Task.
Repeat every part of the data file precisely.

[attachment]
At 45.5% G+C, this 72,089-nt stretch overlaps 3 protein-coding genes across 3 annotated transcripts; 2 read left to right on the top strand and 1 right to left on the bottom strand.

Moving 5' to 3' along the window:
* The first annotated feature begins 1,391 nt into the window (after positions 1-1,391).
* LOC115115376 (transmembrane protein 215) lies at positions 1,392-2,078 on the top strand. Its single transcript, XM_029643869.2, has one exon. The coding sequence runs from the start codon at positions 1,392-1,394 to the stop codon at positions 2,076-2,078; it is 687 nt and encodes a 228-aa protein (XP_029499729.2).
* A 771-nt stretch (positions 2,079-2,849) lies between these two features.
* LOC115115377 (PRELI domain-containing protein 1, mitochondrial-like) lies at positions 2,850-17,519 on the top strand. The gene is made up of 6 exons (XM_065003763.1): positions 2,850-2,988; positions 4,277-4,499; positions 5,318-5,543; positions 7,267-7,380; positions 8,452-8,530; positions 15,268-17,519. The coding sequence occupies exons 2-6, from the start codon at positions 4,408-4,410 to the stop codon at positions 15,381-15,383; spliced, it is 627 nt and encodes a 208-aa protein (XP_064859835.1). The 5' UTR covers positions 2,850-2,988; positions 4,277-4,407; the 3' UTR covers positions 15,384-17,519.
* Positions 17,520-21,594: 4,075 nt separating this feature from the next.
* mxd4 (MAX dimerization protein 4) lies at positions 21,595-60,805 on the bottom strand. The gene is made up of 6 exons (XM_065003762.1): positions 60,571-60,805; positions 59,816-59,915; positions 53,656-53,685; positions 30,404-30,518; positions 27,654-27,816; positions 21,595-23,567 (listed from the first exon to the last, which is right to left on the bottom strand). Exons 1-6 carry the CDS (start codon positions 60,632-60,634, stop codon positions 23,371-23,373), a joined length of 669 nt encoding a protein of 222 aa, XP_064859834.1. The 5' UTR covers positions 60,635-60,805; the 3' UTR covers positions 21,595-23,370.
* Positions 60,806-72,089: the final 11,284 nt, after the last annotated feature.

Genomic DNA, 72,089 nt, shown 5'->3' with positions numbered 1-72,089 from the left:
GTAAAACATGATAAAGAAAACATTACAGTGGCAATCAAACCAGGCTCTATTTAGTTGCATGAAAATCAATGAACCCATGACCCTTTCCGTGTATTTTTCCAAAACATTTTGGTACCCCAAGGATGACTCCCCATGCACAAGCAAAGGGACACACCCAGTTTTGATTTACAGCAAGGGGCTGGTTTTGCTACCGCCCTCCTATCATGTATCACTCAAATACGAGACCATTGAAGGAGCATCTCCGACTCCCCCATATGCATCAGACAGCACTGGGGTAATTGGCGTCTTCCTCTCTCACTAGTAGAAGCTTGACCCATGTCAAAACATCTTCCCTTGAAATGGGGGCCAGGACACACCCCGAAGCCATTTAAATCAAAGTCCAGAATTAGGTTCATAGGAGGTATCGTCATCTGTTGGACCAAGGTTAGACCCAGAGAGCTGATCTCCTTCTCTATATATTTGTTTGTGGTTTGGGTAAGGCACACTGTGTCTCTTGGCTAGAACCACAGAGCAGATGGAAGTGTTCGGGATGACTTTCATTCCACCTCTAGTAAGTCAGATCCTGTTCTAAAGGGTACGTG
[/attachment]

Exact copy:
At 45.5% G+C, this 72,089-nt stretch overlaps 3 protein-coding genes across 3 annotated transcripts; 2 read left to right on the top strand and 1 right to left on the bottom strand.

Moving 5' to 3' along the window:
* The first annotated feature begins 1,391 nt into the window (after positions 1-1,391).
* LOC115115376 (transmembrane protein 215) lies at positions 1,392-2,078 on the top strand. Its single transcript, XM_029643869.2, has one exon. The coding sequence runs from the start codon at positions 1,392-1,394 to the stop codon at positions 2,076-2,078; it is 687 nt and encodes a 228-aa protein (XP_029499729.2).
* A 771-nt stretch (positions 2,079-2,849) lies between these two features.
* LOC115115377 (PRELI domain-containing protein 1, mitochondrial-like) lies at positions 2,850-17,519 on the top strand. The gene is made up of 6 exons (XM_065003763.1): positions 2,850-2,988; positions 4,277-4,499; positions 5,318-5,543; positions 7,267-7,380; positions 8,452-8,530; positions 15,268-17,519. The coding sequence occupies exons 2-6, from the start codon at positions 4,408-4,410 to the stop codon at positions 15,381-15,383; spliced, it is 627 nt and encodes a 208-aa protein (XP_064859835.1). The 5' UTR covers positions 2,850-2,988; positions 4,277-4,407; the 3' UTR covers positions 15,384-17,519.
* Positions 17,520-21,594: 4,075 nt separating this feature from the next.
* mxd4 (MAX dimerization protein 4) lies at positions 21,595-60,805 on the bottom strand. The gene is made up of 6 exons (XM_065003762.1): positions 60,571-60,805; positions 59,816-59,915; positions 53,656-53,685; positions 30,404-30,518; positions 27,654-27,816; positions 21,595-23,567 (listed from the first exon to the last, which is right to left on the bottom strand). Exons 1-6 carry the CDS (start codon positions 60,632-60,634, stop codon positions 23,371-23,373), a joined length of 669 nt encoding a protein of 222 aa, XP_064859834.1. The 5' UTR covers positions 60,635-60,805; the 3' UTR covers positions 21,595-23,370.
* Positions 60,806-72,089: the final 11,284 nt, after the last annotated feature.

Genomic DNA, 72,089 nt, shown 5'->3' with positions numbered 1-72,089 from the left:
GTAAAACATGATAAAGAAAACATTACAGTGGCAATCAAACCAGGCTCTATTTAGTTGCATGAAAATCAATGAACCCATGACCCTTTCCGTGTATTTTTCCAAAACATTTTGGTACCCCAAGGATGACTCCCCATGCACAAGCAAAGGGACACACCCAGTTTTGATTTACAGCAAGGGGCTGGTTTTGCTACCGCCCTCCTATCATGTATCACTCAAATACGAGACCATTGAAGGAGCATCTCCGACTCCCCCATATGCATCAGACAGCACTGGGGTAATTGGCGTCTTCCTCTCTCACTAGTAGAAGCTTGACCCATGTCAAAACATCTTCCCTTGAAATGGGGGCCAGGACACACCCCGAAGCCATTTAAATCAAAGTCCAGAATTAGGTTCATAGGAGGTATCGTCATCTGTTGGACCAAGGTTAGACCCAGAGAGCTGATCTCCTTCTCTATATATTTGTTTGTGGTTTGGGTAAGGCACACTGTGTCTCTTGGCTAGAACCACAGAGCAGATGGAAGTGTTCGGGATGACTTTCATTCCACCTCTAGTAAGTCAGATCCTGTTCTAAAGGGTACGTG